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Record spending on 2020 campaigns fueled by polarized anger

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Nov 07, 2020 - 02:40 AM

NEW YORK — America’s 2020 campaigns cost some $14 billion, a record sum showing that parties are increasingly willing to spend big on races to express visceral opposition to their rivals — even when their chances are slim.

The enormous cost of this year’s presidential and legislative elections is nearly double the cost of 2016’s races, and more than triple those of 2000, according to the Center for Responsive Politics, a non-partisan research group that tracks money in politics.

The Democrats in particular lost some costly wagers this year.

South Carolina’s incumbent Republican Senator Lindsey Graham easily beat his rival Jaime Harrison, who spent a record $108 million after donations from Democrats poured in from all over the country, according to Karl Evers-Hillstrom from the CPR.

“To all the liberals in California and New York, you wasted a lot of money,” Graham said following his reelection.

To be fair, a number of billionaire donors gave to keep Graham afloat — and, according to the CPR, the vast majority of his funds also came from out of state.

Amy McGrath in Kentucky also suffered a blow in her face-off with Republican Mitch McConnell, a senator since 1985 who Democrats desperately hoped to unseat given his unwillingness to compromise.

He recently triggered ire after pushing through the nomination of conservative judge Amy Coney Barrett to the Supreme Court just before the presidential vote.

The campaign of McGrath, a former Marine fighter pilot, burned $88 million, the second costliest Senate run in US history.

Republicans also lost some expensive investments: donors nationwide gathered some $10 million in a bid to thwart New York’s Alexandria Ocasio-Cortez, the 31-year-old Democratic socialist who’s amassed significant power in the House’s left flank, to the disdain of conservative rivals.

Spending from her challenger, the 60-year-old ex-cop John Cummings, along with her own $17 million in fundraising made the race one of the most expensive House duels ever — but the representative known as AOC breezed back into Congress by more than 38 points.

Motivated by passion 

For campaign financing experts, pricey losses confirm that money isn’t the only factor when it comes to winning elections, and can’t change the political landscape overnight.

Michael Bloomberg, one of the richest people in the world, learned the hard way during the Democratic party that money alone can’t buy him a spot in office: the former New York mayor spent $550 million in advertising — a record for a campaign — but gained little traction with voters.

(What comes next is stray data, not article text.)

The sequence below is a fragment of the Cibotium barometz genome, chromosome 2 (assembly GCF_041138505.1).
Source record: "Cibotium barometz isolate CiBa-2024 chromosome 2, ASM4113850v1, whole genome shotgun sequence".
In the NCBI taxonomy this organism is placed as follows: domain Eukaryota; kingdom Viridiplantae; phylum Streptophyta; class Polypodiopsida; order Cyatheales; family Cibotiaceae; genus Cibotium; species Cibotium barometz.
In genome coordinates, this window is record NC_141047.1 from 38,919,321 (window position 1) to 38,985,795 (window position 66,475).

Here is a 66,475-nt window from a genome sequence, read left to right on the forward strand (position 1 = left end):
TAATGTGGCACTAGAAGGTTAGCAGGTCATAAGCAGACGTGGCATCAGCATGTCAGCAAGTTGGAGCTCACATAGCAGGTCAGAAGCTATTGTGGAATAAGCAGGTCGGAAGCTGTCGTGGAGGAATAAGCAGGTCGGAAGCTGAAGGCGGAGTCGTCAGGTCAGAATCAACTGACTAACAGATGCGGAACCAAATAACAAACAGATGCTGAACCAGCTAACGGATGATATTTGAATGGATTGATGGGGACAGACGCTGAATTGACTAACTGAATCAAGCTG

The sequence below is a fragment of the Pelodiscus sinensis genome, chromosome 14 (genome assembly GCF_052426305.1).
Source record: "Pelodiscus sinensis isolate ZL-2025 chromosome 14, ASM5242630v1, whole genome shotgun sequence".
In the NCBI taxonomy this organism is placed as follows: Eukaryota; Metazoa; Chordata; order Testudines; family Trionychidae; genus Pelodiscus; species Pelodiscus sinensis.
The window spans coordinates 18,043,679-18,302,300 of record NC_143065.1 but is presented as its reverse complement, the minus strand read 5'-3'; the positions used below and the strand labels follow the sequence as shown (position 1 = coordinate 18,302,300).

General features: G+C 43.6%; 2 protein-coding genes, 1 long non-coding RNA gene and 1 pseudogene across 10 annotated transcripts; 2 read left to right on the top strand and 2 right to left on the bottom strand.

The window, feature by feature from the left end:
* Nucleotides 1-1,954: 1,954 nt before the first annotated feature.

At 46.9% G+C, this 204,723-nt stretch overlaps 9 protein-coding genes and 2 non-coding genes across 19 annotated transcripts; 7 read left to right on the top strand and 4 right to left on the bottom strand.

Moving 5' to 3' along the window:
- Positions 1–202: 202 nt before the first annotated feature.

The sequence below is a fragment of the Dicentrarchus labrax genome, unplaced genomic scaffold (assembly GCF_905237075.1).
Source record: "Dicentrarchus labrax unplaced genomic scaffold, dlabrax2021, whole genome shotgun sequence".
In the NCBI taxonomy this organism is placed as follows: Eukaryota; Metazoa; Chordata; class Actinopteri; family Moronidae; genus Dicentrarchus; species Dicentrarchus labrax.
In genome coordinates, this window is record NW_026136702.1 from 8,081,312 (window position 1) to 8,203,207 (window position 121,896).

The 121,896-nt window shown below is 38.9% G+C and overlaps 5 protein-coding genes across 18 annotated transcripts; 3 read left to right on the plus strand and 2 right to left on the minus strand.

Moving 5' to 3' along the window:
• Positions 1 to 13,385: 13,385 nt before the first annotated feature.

Fundraising is key to advertising campaigns and developing name recognition, but only goes so far in reversing long-entrenched political sentiment.

“If you are in an ultra-red state, your chances of winning are pretty close to zero,” said Evers-Hillstrom of the CPR.

Yet donations keep pouring in.

For Michael Malbin, a political science professor at the State University of New York, the stark polarization of the Donald Trump years has played a large role in motivating donors.

Anger and rejection of Trumpism on one side, an indictment of “Socialism” on the other — such factors are “strong motivators” to donate, Malbin said.

It’s unsurprising, then, that the largest sums are concentrated on candidates like McConnell, Graham and Ocasio-Cortez, politicians who incite constituent’s passions.

But while thousands of donors contribute to high-profile battles, “90 percent of the races in this country are underfunded on one side or the other,” Malbin said.

“Money is going… to the candidates who have so much money they don’t know what to do with it.”

The ease of donating online has also changed the game, since the Democrats launched the online platform ActBlue in 2004.

“It’s become incredibly easy, it’s the Amazon of politics,” Malbin said. “All you have to do is click.”

If one thing is clear, it’s that campaign spending is unlikely to fall anytime soon in a country with few limits on financing elections.

“If we continue to be as polarized as we are, we can probably expect a lot of money to be spent,” said Evers-Hillstrom.

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